The verification sees the entire C code for one particular combination of configuration options. Currently this is the imx6 platform, Cortex A9 processor, ARMv7-a architecture, all other config options unset (in particular DEBUG, PROFILING, etc). Excluded from this C code is the machine interface and boot code, their behavior is an explicit assumption to the proof.
You can further inspect the gory details by looking at the preprocessor output in the file kernel_all.c_pp in the proof build - this is what the prover, the proof engineer, and the compiler see after configuration is done. So a quick way of figuring out if something is in the proof input or not is checking if the contents of that file change if you make a change to the source you’re wondering about. You don’t need the prover for this, and only parts of the seL4 build environment setup.
The top-level proof makes statements about the behaviour of all of the kernel entry points, which we enumerate once manually in the proof. The prover reads in these entry points, and anything that they call must either have a proof or an assumption for it to complete its proof. If anything is missing, the proof fails.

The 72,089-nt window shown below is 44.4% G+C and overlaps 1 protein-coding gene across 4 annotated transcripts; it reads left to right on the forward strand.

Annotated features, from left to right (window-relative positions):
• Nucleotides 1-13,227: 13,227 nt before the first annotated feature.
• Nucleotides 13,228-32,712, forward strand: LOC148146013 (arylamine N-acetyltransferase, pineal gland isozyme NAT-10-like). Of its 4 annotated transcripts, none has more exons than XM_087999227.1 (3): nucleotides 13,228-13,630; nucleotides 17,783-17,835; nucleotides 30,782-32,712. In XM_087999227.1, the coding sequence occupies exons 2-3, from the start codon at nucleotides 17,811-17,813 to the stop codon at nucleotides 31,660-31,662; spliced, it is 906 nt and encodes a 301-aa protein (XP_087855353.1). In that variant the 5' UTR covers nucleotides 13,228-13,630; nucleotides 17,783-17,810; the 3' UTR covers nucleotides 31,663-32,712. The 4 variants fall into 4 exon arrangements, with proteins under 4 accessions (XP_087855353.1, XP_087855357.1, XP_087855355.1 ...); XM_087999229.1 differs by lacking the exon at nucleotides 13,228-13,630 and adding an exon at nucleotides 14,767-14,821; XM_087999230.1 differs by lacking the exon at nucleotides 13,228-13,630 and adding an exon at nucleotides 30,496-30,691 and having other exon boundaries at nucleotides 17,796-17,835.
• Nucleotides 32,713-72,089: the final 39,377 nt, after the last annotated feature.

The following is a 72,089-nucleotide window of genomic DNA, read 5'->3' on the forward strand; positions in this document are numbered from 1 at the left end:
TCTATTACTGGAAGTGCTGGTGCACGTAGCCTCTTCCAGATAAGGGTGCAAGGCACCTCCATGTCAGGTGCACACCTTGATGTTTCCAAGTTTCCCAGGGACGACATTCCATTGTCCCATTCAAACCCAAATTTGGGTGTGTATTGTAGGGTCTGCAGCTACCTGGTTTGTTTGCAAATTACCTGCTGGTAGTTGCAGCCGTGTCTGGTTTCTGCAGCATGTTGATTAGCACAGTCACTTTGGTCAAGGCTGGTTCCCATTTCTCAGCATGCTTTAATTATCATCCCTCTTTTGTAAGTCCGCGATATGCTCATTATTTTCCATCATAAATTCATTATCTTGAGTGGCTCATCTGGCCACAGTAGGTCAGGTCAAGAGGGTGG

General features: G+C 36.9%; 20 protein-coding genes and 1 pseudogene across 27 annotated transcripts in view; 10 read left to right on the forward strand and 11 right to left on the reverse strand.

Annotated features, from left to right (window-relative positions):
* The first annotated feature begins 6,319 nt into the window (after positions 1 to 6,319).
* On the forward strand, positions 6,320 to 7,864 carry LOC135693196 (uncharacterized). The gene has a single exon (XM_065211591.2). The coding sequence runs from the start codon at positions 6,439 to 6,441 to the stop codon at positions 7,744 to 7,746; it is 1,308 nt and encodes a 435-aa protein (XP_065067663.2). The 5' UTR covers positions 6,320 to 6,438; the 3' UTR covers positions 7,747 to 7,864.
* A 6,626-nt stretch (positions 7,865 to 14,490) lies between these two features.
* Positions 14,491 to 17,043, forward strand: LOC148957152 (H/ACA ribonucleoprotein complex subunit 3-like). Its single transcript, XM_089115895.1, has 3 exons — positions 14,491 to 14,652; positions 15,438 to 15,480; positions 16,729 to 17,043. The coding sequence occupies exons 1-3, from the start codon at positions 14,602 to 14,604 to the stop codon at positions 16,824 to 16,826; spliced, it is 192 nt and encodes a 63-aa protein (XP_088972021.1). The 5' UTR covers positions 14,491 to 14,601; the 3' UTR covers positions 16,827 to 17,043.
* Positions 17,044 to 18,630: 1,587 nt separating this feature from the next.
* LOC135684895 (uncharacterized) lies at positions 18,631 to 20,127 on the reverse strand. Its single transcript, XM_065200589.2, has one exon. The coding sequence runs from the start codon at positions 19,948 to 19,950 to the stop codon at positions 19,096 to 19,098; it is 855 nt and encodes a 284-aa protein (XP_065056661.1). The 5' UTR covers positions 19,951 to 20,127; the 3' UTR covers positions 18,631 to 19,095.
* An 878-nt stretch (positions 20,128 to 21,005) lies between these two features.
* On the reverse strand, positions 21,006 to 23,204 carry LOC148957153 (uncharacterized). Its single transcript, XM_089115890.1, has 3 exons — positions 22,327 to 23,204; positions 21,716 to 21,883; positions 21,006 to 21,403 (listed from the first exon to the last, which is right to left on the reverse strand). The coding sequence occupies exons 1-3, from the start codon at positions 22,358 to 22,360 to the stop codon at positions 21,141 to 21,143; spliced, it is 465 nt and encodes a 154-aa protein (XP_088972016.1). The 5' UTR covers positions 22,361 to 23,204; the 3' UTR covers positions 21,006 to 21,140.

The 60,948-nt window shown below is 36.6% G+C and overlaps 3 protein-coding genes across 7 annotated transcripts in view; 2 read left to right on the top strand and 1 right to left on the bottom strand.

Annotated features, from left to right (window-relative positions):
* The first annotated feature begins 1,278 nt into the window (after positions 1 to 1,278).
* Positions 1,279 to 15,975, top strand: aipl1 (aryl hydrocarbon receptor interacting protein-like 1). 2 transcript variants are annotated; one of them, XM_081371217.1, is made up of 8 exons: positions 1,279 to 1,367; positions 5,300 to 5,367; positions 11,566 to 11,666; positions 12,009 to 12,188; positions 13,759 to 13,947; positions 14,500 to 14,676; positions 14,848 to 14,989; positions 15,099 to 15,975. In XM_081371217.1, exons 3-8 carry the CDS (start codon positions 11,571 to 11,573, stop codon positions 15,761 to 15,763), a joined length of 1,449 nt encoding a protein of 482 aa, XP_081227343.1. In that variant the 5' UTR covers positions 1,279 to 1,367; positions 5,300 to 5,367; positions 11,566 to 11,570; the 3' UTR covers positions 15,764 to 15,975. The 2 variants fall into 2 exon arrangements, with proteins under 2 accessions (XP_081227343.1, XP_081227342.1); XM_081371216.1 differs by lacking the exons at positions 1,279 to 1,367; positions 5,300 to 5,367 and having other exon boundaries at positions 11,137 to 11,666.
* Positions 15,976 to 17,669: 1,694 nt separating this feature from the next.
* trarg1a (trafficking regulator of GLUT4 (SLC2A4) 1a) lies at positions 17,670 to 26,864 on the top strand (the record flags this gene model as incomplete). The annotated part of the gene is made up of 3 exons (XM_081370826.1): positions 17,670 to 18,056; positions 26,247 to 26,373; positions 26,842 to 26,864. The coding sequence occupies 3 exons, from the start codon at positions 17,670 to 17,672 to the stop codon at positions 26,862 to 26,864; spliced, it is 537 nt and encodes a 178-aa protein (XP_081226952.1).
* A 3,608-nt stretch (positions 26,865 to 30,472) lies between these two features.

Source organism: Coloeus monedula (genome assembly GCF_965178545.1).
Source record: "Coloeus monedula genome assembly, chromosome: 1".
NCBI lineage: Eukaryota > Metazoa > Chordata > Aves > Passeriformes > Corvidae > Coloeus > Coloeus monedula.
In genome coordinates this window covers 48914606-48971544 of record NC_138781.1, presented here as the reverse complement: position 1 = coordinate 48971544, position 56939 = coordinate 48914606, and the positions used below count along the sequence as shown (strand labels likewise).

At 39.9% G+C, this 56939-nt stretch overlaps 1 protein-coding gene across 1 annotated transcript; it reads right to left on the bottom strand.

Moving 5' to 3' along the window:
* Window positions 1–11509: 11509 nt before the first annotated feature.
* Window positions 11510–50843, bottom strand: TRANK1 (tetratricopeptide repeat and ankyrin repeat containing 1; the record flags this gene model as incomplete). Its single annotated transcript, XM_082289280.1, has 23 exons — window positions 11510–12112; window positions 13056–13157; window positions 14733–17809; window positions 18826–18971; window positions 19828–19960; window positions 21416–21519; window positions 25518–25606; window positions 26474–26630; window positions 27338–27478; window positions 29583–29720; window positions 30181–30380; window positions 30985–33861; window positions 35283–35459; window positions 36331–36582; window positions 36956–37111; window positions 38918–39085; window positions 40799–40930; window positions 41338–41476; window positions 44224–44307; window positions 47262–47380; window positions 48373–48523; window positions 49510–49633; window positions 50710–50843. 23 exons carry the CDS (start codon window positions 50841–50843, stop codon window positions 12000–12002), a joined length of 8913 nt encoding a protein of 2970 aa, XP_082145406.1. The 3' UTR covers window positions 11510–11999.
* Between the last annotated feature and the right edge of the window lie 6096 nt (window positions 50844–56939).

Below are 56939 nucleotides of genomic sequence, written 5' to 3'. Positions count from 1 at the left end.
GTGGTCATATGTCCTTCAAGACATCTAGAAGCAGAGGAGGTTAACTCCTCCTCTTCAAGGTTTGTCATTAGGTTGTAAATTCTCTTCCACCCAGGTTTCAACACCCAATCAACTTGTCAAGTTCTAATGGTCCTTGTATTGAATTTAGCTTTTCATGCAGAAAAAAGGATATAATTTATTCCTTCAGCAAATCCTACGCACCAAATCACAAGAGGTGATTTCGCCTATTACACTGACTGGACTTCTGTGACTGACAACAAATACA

That means all of the C code that is in this kernel_all.c_pp file either:
- has a proof,
- or has an explicit assumption about it,
- or is not part of the kernel (i.e. is never called)
The functions with explicit assumptions are the machine interface functions mentioned above (they’re usually inline asm) and the functions that are only called by the boot process (usually marked with the BOOT_CODE macro in the source so they’re easy to spot).
As an example, the CPU and architecture options mean that everything under src/arch/ia32 is not covered by the proof, but that the files in src/kernel/object are.